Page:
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So if I understand correctly, you are not happy with the default color gradient cnetplot uses (i.e. blue-white-red), but rather would like to use green-red. Please note that graphs made using green-red cannot properly be interpreted by people that are color-blind, but blue-white-red graphs (apparently) can (and this is why it is the default color used by cnetplot). See e.g. here.

Still, if you would like to go for a green-red color coding, why not include 'white' and use the function scale_colour_gradient2()? To do this:

p1 + scale_colour_gradient2(name = "fold change", low = "green", mid = "white", high = "red").

The benefit of doing so is that the color white then represents 0, which clearly stands out.

If you still would like to go with using the function scale_color_gradientn() like you did, then you can first extract the fold changes values of the genes to be plotted from the object p1 (i.e. the output of cnetplot) by p1$data$color (the slot data contains all relevant data used to make the plot, and has the advantage that it is limited to only the genes that are in the network, and not all genes present in geneList). Next determine the min and max values of the fold changes, and round it (better use for the latter floor and ceiling and not round):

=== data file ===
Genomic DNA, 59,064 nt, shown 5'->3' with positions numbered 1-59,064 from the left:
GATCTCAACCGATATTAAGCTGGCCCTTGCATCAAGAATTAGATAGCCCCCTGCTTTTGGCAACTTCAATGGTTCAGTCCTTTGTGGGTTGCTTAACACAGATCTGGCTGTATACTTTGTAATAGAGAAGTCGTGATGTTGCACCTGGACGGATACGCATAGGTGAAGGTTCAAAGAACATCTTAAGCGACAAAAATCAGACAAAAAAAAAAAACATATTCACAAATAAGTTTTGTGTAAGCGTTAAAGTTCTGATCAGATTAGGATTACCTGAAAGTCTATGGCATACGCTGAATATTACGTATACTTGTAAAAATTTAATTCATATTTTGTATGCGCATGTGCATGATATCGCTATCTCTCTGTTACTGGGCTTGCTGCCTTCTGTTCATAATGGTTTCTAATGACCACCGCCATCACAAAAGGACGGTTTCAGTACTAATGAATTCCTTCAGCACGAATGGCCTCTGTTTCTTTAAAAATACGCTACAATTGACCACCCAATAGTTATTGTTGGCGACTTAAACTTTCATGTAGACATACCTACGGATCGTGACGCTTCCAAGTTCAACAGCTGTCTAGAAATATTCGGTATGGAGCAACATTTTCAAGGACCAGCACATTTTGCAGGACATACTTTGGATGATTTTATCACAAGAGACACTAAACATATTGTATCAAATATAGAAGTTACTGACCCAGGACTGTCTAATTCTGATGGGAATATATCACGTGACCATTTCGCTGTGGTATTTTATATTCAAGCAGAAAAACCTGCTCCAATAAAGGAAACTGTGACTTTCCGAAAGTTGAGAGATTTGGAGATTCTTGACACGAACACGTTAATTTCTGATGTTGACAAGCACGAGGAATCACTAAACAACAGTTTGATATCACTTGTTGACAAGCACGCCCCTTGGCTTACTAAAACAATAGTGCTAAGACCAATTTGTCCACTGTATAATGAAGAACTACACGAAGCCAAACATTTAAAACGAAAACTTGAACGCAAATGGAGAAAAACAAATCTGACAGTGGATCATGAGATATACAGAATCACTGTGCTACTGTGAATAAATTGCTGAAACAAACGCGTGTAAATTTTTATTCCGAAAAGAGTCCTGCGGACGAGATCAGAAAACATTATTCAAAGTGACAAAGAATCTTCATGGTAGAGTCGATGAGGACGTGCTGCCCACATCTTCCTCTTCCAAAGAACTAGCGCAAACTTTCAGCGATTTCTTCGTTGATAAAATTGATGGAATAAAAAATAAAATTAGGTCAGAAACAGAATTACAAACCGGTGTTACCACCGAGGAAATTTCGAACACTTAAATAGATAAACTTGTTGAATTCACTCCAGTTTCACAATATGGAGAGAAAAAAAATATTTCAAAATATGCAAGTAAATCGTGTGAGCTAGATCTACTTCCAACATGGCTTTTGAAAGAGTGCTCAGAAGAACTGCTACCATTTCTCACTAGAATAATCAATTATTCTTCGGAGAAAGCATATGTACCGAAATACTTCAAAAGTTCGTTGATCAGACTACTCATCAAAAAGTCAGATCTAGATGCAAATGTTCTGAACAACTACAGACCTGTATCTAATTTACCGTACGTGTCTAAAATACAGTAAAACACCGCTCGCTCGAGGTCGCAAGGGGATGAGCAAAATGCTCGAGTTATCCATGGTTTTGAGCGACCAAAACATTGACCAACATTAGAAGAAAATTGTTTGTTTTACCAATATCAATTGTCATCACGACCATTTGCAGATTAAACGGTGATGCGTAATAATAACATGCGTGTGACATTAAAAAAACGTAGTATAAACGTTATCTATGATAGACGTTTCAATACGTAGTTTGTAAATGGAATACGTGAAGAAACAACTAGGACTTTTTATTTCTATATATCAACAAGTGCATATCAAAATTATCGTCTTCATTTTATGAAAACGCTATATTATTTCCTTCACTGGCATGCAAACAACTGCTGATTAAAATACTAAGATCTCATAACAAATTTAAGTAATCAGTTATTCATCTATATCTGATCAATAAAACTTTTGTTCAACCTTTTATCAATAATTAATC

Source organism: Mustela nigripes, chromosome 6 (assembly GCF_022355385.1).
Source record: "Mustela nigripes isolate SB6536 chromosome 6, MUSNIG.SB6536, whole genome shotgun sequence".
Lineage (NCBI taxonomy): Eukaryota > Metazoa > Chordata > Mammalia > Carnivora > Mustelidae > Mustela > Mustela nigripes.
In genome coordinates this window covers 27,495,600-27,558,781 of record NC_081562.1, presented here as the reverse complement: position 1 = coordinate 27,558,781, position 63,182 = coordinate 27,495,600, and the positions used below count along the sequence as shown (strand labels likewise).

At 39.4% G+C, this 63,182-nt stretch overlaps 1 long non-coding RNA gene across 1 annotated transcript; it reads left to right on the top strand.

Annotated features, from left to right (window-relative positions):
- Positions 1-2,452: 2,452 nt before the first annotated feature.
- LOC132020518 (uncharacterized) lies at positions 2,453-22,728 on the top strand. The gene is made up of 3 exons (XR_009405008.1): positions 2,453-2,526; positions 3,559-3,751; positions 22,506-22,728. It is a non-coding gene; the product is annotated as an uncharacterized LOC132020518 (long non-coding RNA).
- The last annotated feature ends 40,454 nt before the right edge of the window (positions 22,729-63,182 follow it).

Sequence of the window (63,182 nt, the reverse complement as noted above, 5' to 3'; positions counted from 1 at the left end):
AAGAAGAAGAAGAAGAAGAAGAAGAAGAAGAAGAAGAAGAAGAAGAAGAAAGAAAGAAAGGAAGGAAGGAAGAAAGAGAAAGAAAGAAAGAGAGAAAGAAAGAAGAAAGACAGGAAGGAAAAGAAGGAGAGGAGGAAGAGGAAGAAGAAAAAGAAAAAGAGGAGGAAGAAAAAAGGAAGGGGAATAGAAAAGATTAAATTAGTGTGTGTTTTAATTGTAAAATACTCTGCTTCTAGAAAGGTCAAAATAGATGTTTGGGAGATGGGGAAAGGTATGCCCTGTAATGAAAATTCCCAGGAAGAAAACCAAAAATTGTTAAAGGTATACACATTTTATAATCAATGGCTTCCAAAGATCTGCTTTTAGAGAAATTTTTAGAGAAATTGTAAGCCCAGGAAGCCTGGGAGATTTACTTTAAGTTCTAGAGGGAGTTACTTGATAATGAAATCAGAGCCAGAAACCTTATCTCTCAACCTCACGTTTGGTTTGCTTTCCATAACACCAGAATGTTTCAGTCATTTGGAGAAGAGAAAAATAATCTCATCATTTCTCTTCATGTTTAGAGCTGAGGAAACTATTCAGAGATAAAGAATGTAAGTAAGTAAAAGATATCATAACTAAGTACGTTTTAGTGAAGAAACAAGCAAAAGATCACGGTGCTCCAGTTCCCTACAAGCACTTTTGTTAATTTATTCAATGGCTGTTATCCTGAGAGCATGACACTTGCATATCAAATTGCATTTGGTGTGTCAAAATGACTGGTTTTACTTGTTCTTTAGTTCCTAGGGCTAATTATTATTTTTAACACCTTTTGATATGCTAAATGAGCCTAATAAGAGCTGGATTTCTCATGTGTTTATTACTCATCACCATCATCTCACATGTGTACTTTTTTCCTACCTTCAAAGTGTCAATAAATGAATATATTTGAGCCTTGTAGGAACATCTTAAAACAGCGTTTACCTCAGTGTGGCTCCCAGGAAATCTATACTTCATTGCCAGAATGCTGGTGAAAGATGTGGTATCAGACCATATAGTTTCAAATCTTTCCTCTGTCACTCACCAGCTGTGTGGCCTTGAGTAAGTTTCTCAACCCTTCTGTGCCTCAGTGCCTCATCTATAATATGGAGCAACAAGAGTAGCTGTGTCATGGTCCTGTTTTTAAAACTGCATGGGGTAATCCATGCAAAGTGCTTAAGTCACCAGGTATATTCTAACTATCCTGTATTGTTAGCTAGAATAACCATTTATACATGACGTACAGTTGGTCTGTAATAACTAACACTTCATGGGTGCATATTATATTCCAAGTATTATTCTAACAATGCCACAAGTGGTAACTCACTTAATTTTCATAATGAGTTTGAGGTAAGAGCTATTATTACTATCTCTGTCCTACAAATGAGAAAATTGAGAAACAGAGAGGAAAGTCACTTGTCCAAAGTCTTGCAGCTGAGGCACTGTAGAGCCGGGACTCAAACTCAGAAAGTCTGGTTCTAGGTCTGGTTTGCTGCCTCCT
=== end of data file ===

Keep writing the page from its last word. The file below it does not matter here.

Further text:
min.value <- floor( min(p1$data$color, na.rm = TRUE) )
max.value <- ceiling( max(p1$data$color, na.rm = TRUE) )

Then use the arguments limits and breaks to make the plot. Note that in breaks zero (0) is added. You can of course also set the limits manually.

p1 + scale_color_gradientn(name = "fold change",
    colours = c("green", "red"),
    limits= c(min.value, max.value), 
    breaks=c(min.value , 0, max.value) )

Added: Note that you can also use limits and breaks with the function scale_colour_gradient2():

# manually defined values
min.value =-5
max.value = 5


p1 + scale_colour_gradient2(name = "fold change",
    low = "green", mid = "white", high = "red",
    limits= c(min.value, max.value),
    breaks=c(min.value , 0, max.value) )
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In fact when I don't indicate any particular color scale, the default is white-red and not blue-red, that's why I wished to change it since white-red is not very nice to interpret. I chose green-red for no particular reason but of course I would have no issue in using a colorblind friendly scale. I tried to do it this way as you suggested